Scams abound, and one I just read about really hit home to me - wanted to share it here.
We have a lot of renters here in the New River Valley, particularly centered around Blacksburg (Virginia Tech) and Radford (Radford University), but in many other areas of the Valley as well. The summer is a hot season for renters, as people move in and out around the various school systems and universities. That hot rental market is also a great place for scam artists to move and "work", as evidenced by this story by Maggie Dokic in Miami FL.
I plan on sending this post to some local law enforcement to see if they have any updates they can provide on how renters can protect themselves, but Maggie makes a couple of good points.
- Check property records online to verify the person signing the lease is truly the owner, or is authorized to sign leases on behalf of the owner. Each County has its own record system, here are a few:
- Montgomery County (including Blacksburg & Christiansburg records)
- City of Radford
- Giles County
- Be sure to know exactly where the checks will be mailed, so there's a physical address to track.
- If they don't verify your credit, be very WARY! If they want first and last months rent in cash, RUN!
I'd add that working with a property manager is a must for making sure a property is above board, and I'm happy to hook you up with some of the best - just email me for a list. Most landlords in the New River Valley are above board and honest, but that's not to say there aren't unscrupulous folks out there as well. Hopefully some of these tips will help renters in the New River Valley protect themselves a little more, and not experience what this poor family in Miami is up against.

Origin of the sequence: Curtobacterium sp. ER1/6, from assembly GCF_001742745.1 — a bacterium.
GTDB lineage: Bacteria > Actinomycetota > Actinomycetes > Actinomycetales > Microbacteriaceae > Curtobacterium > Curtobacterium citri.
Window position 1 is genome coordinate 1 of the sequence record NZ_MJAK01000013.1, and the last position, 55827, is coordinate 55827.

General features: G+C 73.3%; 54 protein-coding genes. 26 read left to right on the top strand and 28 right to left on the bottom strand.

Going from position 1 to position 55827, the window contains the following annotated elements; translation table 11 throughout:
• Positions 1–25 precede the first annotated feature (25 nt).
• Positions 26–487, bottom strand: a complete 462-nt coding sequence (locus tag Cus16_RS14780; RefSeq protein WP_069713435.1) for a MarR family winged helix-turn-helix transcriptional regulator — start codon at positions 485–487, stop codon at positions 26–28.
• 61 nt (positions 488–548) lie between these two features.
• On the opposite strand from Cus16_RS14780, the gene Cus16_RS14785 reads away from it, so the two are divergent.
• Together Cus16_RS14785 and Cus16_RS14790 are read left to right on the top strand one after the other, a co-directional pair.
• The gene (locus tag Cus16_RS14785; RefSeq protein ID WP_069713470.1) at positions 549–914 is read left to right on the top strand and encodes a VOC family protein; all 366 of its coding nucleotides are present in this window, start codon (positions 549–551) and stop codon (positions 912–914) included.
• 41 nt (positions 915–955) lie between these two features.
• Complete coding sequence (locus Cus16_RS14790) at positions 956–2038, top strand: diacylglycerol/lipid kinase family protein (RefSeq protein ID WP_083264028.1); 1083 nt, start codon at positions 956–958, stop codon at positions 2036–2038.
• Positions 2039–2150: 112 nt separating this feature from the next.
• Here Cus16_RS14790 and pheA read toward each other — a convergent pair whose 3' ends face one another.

Updated July 1 11:00am - received an email from State Farm agent Eric Johnsen this morning as a follow-up to this post, wanted to share it in its entirety. He wrote: "with two large universities we do have a number of student renters. That's one of the nice things about being a landlord here, we have a large pool to advertise rental properties to. However, many students are either forced or conned into buying renters insurance. I am an insurance agent, obviously, and I have something to say about this. Some property managers require renters insurance, and if that's the case it's hard for the renter to overcome. Some insurance agents sell it, and this is where we can run into a problem with unscrupulous business practices.
If the student lives with their parents when they are NOT attending school, and the parents are homeowners, it is very unlikely that the stdent needs additional coverage. Their personal property is covered under their parents' policy, subject to the policy deductible. The liability coverage would extend from the parents' policy as well. If the student had to evacuate and live elsewhere (such as when Katrina hit New Orleans and students were scattered), the policy wouldn't extend for THAT additional living expense.
Insurance agents who are selling this policy to those students who already have coverage is a bit questionable. If that person is no longer a student, out of their own living the big life now, THEN it's time ofr renters insurance. Otherwise, as long as they fit under mom and dad's umbrella as a permanent resident of the household than they should be covered under their parents' homeowners policy."
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